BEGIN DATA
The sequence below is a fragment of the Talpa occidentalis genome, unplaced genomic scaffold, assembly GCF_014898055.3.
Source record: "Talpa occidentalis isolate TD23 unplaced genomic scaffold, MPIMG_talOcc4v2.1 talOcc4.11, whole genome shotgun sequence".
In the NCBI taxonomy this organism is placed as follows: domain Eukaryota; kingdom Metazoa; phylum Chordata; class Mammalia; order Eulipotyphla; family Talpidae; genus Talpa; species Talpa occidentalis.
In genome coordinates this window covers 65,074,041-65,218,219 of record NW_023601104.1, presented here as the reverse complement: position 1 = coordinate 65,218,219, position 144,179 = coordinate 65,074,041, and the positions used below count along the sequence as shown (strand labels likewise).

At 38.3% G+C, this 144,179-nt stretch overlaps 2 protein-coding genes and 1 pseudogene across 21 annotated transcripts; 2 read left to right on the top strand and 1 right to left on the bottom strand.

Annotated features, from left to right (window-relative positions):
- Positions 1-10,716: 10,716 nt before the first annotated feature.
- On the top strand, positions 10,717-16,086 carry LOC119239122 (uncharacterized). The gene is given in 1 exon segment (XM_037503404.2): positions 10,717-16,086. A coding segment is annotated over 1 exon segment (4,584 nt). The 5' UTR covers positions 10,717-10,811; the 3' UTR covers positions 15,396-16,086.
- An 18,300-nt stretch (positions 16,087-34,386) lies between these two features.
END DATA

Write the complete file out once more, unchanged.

The sequence below is a fragment of the Talpa occidentalis genome, unplaced genomic scaffold, assembly GCF_014898055.3.
Source record: "Talpa occidentalis isolate TD23 unplaced genomic scaffold, MPIMG_talOcc4v2.1 talOcc4.11, whole genome shotgun sequence".
In the NCBI taxonomy this organism is placed as follows: domain Eukaryota; kingdom Metazoa; phylum Chordata; class Mammalia; order Eulipotyphla; family Talpidae; genus Talpa; species Talpa occidentalis.
In genome coordinates this window covers 65,074,041-65,218,219 of record NW_023601104.1, presented here as the reverse complement: position 1 = coordinate 65,218,219, position 144,179 = coordinate 65,074,041, and the positions used below count along the sequence as shown (strand labels likewise).

At 38.3% G+C, this 144,179-nt stretch overlaps 2 protein-coding genes and 1 pseudogene across 21 annotated transcripts; 2 read left to right on the top strand and 1 right to left on the bottom strand.

Annotated features, from left to right (window-relative positions):
- Positions 1-10,716: 10,716 nt before the first annotated feature.
- On the top strand, positions 10,717-16,086 carry LOC119239122 (uncharacterized). The gene is given in 1 exon segment (XM_037503404.2): positions 10,717-16,086. A coding segment is annotated over 1 exon segment (4,584 nt). The 5' UTR covers positions 10,717-10,811; the 3' UTR covers positions 15,396-16,086.
- An 18,300-nt stretch (positions 16,087-34,386) lies between these two features.